NICE approves arsenic trioxide for use in acute promyelocytic leukaemia (APL) treatment

NICE have today (Friday 4 May) recommended the use of arsenic trioxide in the treatment of acute promyelocytic leukaemia (APL).

NICE have today (Friday 4 May) recommended the use of arsenic trioxide in the treatment of acute promyelocytic leukaemia (APL).

Brand name Trisenox® (produced by Teva), Arsenic Tioxide is recommended for use in adult APL patients who have:

  • Untreated, low-to-intermediate risk disease in combination with ATRA (all-trans-retinoic acid)

Or

  • Relapsed or refractory disease, after ATRA and chemotherapy

Current therapy for untreated, low-to-intermediate risk APL involves ATRA plus chemotherapy, known as AIDA. ATRA is laboratory-made like the natural product made in the body from vitamin A. It inhibits the activity of the PML-RARA gene that defines an APL cell.

When arsenic trioxide plus ATRA treatment was compared to AIDA treatment in clinical trials, there were significant improvements in long term outcomes for previously untreated patients. In one trial, patients were followed up for 50 months (5 years). After this time, 97.5% of patients had event-free survival after treatment with arsenic trioxide plus ATRA. This means patients achieved, and sustained, remission.

Arsenic trioxide has been used in the treatment of relapsed or refractory APL patients for over 10 years. It is expected that using it for untreated, low-to-intermediate risk patients there will be a significant reduction in the number of patients relapsing or having refractory disease (does not respond to treatment).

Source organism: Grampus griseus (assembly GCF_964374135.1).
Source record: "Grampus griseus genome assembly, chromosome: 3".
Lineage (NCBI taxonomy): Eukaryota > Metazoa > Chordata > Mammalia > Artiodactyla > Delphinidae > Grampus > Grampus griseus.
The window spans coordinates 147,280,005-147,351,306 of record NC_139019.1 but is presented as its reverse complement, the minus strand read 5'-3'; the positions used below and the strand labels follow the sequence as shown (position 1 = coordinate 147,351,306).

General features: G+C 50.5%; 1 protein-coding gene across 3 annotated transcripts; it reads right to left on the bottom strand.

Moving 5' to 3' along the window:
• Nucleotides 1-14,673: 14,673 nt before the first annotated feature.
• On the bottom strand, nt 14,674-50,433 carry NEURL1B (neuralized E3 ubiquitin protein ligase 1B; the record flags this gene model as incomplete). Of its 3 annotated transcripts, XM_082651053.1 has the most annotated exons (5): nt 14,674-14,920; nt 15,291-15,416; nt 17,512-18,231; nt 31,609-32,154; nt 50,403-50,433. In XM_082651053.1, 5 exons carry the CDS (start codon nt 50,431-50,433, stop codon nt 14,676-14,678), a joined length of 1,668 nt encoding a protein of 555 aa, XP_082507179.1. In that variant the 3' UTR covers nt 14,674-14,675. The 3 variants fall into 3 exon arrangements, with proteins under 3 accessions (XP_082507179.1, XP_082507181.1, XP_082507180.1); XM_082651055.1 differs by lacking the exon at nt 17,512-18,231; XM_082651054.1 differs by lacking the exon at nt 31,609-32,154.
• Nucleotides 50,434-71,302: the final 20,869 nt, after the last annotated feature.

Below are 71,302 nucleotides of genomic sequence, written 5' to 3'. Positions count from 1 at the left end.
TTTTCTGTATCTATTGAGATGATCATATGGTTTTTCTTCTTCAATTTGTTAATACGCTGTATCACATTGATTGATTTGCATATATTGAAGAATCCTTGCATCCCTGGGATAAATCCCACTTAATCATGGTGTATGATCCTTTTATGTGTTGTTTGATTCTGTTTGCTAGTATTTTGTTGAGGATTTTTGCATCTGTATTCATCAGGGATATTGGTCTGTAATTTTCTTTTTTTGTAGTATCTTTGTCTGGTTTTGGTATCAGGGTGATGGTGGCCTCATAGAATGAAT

There are also benefits of removing chemotherapy from treatment, which has risks of secondary cancers and loss of fertility treatment in younger people. In trials, there were generally fewer adverse events using arsenic trioxide, however, the European Medicines Agency has previously recommended that long-term safety studies should be explored.

The recommendation from NICE approving the use of arsenic trioxide for untreated, low-to-intermediate risk patients is, however, a welcome alternative to chemotherapy that could ultimately improve quality of life by reducing the risk of relapse and side-effects.

To read the Final Appraisal Document from NICE visit: https://www.nice.org.uk/guidance/gid-ta10216/documents/html-content 

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